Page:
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Literary Terms

TermDefinition
Adventure novel A novel where exciting events are more important than character development and sometimes theme. Adventure novels are sometimes described as "fiction" rather than "literature" in order to distinguish books designed for mere entertainment rather than thema
Allegory A figurative work in which a surface narrative carries a secondary, symbolic or metaphorical meaning.
Apologue A moral fable, usually featuring personified animals or inanimate objects which act like people to allow the author to comment on the human condition.
Autobiographical novel A novel based on the author's life experience.
Blank Verse Unrhymed iambic pentameter. Shakespeare's plays are largely blank verse, as are other Renaissance plays. Blank verse was the most popular in the sixteenth and seventeenth centuries in England.
Burlesque A work designed to ridicule a style, literary form, or subject matter either by treating the exalted in a trivial way or by discussing the trivial in exalted terms (that is, with mock dignity).
Caesura A pause, metrical or rhetorical, occurring somewhere in a line of poetry. The pause may or may not be typographically indicated (usually with a comma)
Canon those works in anthologies that have come to be considered standard or traditionally included in the classroom and published textbooks.
Children's nove A novel written for children and discerned by one or more of these: (1) a child character or a character a child can identify with, (2) a theme or themes (often didactic) aimed at children, (3) vocabulary and sentence structure available to a young reader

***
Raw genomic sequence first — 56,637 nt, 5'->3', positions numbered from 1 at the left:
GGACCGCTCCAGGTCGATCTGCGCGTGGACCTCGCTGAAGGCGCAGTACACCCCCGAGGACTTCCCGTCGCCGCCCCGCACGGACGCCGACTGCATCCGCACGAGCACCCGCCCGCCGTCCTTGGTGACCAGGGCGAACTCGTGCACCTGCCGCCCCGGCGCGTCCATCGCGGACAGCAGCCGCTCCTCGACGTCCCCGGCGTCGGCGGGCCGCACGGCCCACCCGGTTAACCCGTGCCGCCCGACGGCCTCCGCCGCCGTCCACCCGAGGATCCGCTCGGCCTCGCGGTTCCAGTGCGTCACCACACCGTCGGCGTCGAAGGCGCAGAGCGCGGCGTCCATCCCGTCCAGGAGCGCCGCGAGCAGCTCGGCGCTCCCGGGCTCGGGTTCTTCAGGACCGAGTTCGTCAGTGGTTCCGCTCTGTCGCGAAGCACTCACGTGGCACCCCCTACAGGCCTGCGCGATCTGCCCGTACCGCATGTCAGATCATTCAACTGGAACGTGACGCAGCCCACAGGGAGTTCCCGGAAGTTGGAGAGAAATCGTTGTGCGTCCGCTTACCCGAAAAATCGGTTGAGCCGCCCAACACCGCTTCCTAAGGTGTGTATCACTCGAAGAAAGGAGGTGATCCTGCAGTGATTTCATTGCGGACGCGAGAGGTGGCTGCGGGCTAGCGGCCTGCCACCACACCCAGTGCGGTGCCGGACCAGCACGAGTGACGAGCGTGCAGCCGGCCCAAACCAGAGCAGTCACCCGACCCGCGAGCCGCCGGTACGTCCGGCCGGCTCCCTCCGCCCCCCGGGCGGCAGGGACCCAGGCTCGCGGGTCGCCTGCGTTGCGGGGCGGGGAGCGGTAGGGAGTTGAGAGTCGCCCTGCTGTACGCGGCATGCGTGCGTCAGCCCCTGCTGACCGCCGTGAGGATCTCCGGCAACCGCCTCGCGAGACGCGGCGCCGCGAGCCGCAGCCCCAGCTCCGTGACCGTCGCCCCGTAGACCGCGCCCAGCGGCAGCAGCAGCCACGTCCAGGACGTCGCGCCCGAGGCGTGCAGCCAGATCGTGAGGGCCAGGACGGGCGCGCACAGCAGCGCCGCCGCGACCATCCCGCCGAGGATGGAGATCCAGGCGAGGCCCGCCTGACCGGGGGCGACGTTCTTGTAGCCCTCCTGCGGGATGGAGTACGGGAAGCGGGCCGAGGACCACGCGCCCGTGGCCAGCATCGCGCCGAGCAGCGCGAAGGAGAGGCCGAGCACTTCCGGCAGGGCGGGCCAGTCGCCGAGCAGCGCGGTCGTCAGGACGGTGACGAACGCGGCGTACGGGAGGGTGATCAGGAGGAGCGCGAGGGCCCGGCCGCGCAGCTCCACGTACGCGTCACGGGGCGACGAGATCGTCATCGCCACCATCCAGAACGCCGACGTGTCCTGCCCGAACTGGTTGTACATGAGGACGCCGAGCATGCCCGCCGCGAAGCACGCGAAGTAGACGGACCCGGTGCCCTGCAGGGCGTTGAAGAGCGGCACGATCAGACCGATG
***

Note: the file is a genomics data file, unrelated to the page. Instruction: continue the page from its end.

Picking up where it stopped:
Coming-of-age story A type of novel where the protagonist is initiated into adulthood through knowledge, experience, or both, often by a process of disillusionment. Understanding comes after the dropping of preconceptions, a destruction of a false sense of security.
Conceit An elaborate, usually intellectually ingenious poetic comparison or image, such as an analogy or metaphor in which, say a beloved is compared to a ship, planet, etc.
Dystopian novel An anti-utopian novel where, instead of a paradise, everything has gone wrong in the attempt to create a perfect society
End-stopped A line that has a natural pause at the end (period, comma, etc.).
Enjambed The running over of a sentence or thought into the next couplet or line without a pause at the end of the line; a run-on line.
Epic An extended narrative poem recounting actions, travels, adventures, and heroic episodes and written in a high style. It may be written in hexameter verse, especially dactylic hexameter, and it may have twelve books or twenty four books.
Epistolary novel A novel consisting of letters written by a character or several characters. The form allows for the use of multiple points of view toward the story and the ability to dispense with an omniscient narrator.
Euphemism The substitution of a mild or less negative word or phrase for a harsh or blunt one, as in the use of "pass away" instead of "die."
Existentialist novel A novel written from the viewpoint that often points out the absurdity and meaninglessness of existence
Fantasy novel Any novel that is disengaged from reality
Created by: mamaafreeka
 

 



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